Obviously, these options need not be as irreconcilable as they are presented here. Justice could be tempered but not deferred. A corrupt politician found guilty of tax evasion could have assets confiscated but not be imprisoned. Politicians, as in apartheid, were not held accountable for their many crimes, but were forever politically isolated. In Zuma's case, if he were to be found guilty, he could be pardoned, but penalised with the loss of some assets and barred from holding public office. More importantly, those around him who corruptly enriched themselves, like the Guptas, could be held accountable. Monies swindled into foreign jurisdictions could be tracked and repatriated with the help of foreign governments and international security services. They could be imprisoned, or at least, permanently barred from South Africa with all of their domestic assets confiscated. Serious consequences can flow even if justice is pragmatically applied in this case.
I argue for neither of these options for now. A decision need not be made immediately. After all, Zuma is presumed innocent until found guilty by a court of law. But it is important that there is substantive deliberation in society about the substance of this issue so that at least first principles and parameters can be established. It is these first principles and parameters that should be collectively deliberated and that Ramaphosa would have to consider and apply if a decision is to be made in this regard.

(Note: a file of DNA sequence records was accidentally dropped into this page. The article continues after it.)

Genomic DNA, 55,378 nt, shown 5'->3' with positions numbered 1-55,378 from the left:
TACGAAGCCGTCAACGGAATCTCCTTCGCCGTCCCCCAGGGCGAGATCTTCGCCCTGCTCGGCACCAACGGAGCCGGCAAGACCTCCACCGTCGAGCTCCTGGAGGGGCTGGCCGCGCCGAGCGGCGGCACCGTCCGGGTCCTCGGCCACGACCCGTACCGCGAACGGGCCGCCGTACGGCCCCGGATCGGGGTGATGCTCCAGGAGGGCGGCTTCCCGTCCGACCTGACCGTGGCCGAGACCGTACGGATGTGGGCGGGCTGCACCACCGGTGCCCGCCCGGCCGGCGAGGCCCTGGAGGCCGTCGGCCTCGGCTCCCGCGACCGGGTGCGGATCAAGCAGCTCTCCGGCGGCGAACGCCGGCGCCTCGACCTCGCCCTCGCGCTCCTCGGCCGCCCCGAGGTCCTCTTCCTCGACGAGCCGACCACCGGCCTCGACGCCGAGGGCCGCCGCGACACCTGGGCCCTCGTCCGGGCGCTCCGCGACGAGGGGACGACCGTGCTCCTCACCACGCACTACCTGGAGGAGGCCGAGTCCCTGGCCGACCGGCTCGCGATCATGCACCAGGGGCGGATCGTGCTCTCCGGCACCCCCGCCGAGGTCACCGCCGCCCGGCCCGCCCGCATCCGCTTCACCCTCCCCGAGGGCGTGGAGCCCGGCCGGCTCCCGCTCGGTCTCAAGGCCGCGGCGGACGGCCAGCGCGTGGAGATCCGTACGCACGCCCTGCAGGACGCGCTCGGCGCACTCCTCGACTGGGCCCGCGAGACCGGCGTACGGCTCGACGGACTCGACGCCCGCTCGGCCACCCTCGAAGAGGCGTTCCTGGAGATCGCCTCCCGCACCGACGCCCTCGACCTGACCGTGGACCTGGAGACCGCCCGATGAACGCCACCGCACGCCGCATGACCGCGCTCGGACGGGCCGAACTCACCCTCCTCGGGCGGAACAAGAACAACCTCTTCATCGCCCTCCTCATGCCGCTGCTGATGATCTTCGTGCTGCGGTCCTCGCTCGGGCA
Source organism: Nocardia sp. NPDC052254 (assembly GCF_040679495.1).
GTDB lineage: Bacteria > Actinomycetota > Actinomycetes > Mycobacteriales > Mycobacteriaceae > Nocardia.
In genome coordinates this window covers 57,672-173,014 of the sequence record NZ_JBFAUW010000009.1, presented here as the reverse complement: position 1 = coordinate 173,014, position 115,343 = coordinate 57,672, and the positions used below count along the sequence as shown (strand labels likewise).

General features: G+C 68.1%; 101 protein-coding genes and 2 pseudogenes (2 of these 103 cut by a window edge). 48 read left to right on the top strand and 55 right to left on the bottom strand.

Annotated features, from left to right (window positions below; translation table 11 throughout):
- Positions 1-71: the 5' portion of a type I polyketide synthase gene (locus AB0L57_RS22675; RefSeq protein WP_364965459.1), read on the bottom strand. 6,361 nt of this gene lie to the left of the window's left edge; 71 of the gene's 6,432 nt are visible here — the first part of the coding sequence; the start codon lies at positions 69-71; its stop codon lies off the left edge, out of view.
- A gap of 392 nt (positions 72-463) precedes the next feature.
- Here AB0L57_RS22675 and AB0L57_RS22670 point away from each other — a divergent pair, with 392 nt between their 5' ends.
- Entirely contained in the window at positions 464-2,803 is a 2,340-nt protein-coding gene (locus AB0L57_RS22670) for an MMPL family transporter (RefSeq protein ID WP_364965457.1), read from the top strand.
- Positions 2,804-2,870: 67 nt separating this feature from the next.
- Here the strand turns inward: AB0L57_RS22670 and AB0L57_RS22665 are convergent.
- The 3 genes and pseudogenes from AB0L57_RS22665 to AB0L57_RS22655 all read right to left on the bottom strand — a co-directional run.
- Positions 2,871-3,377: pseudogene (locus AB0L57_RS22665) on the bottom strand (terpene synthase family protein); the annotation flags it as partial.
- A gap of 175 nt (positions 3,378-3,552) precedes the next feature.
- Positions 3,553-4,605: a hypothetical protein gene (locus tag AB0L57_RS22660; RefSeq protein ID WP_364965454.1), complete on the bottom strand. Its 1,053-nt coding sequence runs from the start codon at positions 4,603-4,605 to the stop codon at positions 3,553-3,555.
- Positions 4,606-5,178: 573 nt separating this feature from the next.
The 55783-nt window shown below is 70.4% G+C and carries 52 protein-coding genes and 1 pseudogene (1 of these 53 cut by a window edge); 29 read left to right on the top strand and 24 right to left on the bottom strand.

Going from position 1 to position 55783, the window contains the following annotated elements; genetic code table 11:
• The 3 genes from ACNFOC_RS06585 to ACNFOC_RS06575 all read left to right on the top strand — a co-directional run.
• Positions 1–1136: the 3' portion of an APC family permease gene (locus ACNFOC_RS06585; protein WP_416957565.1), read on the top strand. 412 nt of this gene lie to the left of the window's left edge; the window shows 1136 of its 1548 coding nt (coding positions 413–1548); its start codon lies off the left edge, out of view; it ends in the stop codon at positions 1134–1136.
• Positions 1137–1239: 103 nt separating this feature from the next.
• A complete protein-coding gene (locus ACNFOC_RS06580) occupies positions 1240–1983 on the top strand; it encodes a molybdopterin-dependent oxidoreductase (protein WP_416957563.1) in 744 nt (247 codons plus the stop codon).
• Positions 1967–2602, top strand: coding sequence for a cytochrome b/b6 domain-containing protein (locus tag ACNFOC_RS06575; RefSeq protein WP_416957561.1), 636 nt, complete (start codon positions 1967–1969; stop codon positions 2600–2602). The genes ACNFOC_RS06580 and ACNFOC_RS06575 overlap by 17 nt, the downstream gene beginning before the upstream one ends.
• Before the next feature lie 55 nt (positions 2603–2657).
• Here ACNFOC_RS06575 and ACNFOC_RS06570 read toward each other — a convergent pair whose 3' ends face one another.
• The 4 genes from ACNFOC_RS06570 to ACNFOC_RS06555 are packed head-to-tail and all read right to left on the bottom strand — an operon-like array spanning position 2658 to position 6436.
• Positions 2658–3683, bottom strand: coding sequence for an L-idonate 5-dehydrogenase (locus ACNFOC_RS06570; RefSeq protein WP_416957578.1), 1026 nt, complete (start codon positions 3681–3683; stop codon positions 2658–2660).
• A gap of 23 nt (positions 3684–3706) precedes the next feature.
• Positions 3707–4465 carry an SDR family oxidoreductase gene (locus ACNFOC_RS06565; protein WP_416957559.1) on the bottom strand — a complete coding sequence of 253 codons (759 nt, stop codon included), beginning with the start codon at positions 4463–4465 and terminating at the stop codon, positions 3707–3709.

What are the lessons to be learnt from Zuma's tenure in office and his travails? There are many for multiple stakeholders. For potential autocrats, populist demagogues and their supporters, it would be wise to note that however powerful one may seem at first, sooner or later in a democracy, political power reorganises itself and circumstances emerge to hold them accountable.
To the sycophants and supporters of Zuma in 2008, who now have him as their political nemesis, remember that spectacle without thought got us to where we are today. Sensible deliberative conversation cannot be substituted by political spectacle if we want productive outcomes that are in line with our social justice obligations. There were many innocent individuals, Kwezi perhaps being the most tragic, that were hurt by political spectacle and thoughtless activism. If they are truly repentant in this regard, then this cannot involve simply an apology, but more importantly, a change in political practice. The substance of this must be the enablement of thoughtful deliberation in which we think through how to advance social justice in a programmatic way and implement it in a manner that builds social coalitions and mobilises society across divides, rather than fracturing it even further in the pursuit of short term political ends.
There is a place for mass action and societal mobilisation in this regard. After all, there would never have been the incentive for the ANC to act against Zuma had this not happened. But mass action has to be complemented with progressive intra-institutional action if progressive public policy is to be implemented and consolidated. And this cannot be done in one grand act. Rather, it has to be progressively built in a series of small actions, each of which has a snowballing logic that ultimately cascades into an overall transformation of the political and socioeconomic system that enables the establishment of an inclusive democracy.